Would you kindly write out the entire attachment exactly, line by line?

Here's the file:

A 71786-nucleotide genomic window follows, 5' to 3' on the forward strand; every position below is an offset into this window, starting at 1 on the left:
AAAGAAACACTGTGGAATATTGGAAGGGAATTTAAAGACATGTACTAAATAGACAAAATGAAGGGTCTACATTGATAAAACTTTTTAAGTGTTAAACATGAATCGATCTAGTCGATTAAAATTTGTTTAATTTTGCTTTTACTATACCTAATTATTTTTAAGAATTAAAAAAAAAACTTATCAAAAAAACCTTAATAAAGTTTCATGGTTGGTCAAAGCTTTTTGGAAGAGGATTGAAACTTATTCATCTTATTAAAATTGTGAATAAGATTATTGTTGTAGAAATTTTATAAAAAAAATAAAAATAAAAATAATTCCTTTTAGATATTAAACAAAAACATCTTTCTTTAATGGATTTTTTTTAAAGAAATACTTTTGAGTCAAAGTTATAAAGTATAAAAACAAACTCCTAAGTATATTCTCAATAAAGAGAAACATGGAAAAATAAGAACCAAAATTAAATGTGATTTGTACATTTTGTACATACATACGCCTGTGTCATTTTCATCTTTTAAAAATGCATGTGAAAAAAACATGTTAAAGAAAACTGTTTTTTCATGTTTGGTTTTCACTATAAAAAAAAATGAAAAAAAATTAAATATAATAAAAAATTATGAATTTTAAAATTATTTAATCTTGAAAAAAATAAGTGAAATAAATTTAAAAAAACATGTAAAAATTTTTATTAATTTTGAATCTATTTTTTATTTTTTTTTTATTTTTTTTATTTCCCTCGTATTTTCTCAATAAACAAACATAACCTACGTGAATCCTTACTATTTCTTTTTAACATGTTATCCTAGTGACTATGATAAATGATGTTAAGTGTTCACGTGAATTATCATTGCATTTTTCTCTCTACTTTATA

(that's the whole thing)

A 71786-nucleotide genomic window follows, 5' to 3' on the forward strand; every position below is an offset into this window, starting at 1 on the left:
AAAGAAACACTGTGGAATATTGGAAGGGAATTTAAAGACATGTACTAAATAGACAAAATGAAGGGTCTACATTGATAAAACTTTTTAAGTGTTAAACATGAATCGATCTAGTCGATTAAAATTTGTTTAATTTTGCTTTTACTATACCTAATTATTTTTAAGAATTAAAAAAAAAACTTATCAAAAAAACCTTAATAAAGTTTCATGGTTGGTCAAAGCTTTTTGGAAGAGGATTGAAACTTATTCATCTTATTAAAATTGTGAATAAGATTATTGTTGTAGAAATTTTATAAAAAAAATAAAAATAAAAATAATTCCTTTTAGATATTAAACAAAAACATCTTTCTTTAATGGATTTTTTTTAAAGAAATACTTTTGAGTCAAAGTTATAAAGTATAAAAACAAACTCCTAAGTATATTCTCAATAAAGAGAAACATGGAAAAATAAGAACCAAAATTAAATGTGATTTGTACATTTTGTACATACATACGCCTGTGTCATTTTCATCTTTTAAAAATGCATGTGAAAAAAACATGTTAAAGAAAACTGTTTTTTCATGTTTGGTTTTCACTATAAAAAAAAATGAAAAAAAATTAAATATAATAAAAAATTATGAATTTTAAAATTATTTAATCTTGAAAAAAATAAGTGAAATAAATTTAAAAAAACATGTAAAAATTTTTATTAATTTTGAATCTATTTTTTATTTTTTTTTTATTTTTTTTATTTCCCTCGTATTTTCTCAATAAACAAACATAACCTACGTGAATCCTTACTATTTCTTTTTAACATGTTATCCTAGTGACTATGATAAATGATGTTAAGTGTTCACGTGAATTATCATTGCATTTTTCTCTCTACTTTATA